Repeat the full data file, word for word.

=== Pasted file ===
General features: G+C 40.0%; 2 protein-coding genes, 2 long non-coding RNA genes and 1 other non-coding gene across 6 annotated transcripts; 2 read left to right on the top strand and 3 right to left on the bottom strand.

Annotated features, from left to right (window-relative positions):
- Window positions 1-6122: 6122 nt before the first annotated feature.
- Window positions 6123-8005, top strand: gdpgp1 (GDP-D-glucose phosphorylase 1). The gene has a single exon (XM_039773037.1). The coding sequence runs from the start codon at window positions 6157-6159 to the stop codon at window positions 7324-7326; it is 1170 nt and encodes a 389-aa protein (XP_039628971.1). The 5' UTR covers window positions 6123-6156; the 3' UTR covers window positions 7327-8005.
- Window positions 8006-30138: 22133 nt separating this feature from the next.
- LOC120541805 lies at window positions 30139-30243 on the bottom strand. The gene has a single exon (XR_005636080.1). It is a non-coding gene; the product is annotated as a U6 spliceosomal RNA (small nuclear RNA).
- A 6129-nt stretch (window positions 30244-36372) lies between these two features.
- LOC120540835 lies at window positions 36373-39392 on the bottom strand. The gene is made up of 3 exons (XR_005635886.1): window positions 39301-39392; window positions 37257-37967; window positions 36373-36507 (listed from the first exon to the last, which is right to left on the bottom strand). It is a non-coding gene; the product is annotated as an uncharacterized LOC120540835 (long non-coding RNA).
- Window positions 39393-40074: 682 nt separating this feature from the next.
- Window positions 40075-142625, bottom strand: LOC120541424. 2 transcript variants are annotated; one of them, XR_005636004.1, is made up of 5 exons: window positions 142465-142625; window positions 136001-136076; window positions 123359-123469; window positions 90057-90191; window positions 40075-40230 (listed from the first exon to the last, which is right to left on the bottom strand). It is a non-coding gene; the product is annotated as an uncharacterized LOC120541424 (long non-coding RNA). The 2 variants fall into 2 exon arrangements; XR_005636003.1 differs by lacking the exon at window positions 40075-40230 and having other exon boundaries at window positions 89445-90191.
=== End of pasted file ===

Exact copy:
General features: G+C 40.0%; 2 protein-coding genes, 2 long non-coding RNA genes and 1 other non-coding gene across 6 annotated transcripts; 2 read left to right on the top strand and 3 right to left on the bottom strand.

Annotated features, from left to right (window-relative positions):
- Window positions 1-6122: 6122 nt before the first annotated feature.
- Window positions 6123-8005, top strand: gdpgp1 (GDP-D-glucose phosphorylase 1). The gene has a single exon (XM_039773037.1). The coding sequence runs from the start codon at window positions 6157-6159 to the stop codon at window positions 7324-7326; it is 1170 nt and encodes a 389-aa protein (XP_039628971.1). The 5' UTR covers window positions 6123-6156; the 3' UTR covers window positions 7327-8005.
- Window positions 8006-30138: 22133 nt separating this feature from the next.
- LOC120541805 lies at window positions 30139-30243 on the bottom strand. The gene has a single exon (XR_005636080.1). It is a non-coding gene; the product is annotated as a U6 spliceosomal RNA (small nuclear RNA).
- A 6129-nt stretch (window positions 30244-36372) lies between these two features.
- LOC120540835 lies at window positions 36373-39392 on the bottom strand. The gene is made up of 3 exons (XR_005635886.1): window positions 39301-39392; window positions 37257-37967; window positions 36373-36507 (listed from the first exon to the last, which is right to left on the bottom strand). It is a non-coding gene; the product is annotated as an uncharacterized LOC120540835 (long non-coding RNA).
- Window positions 39393-40074: 682 nt separating this feature from the next.
- Window positions 40075-142625, bottom strand: LOC120541424. 2 transcript variants are annotated; one of them, XR_005636004.1, is made up of 5 exons: window positions 142465-142625; window positions 136001-136076; window positions 123359-123469; window positions 90057-90191; window positions 40075-40230 (listed from the first exon to the last, which is right to left on the bottom strand). It is a non-coding gene; the product is annotated as an uncharacterized LOC120541424 (long non-coding RNA). The 2 variants fall into 2 exon arrangements; XR_005636003.1 differs by lacking the exon at window positions 40075-40230 and having other exon boundaries at window positions 89445-90191.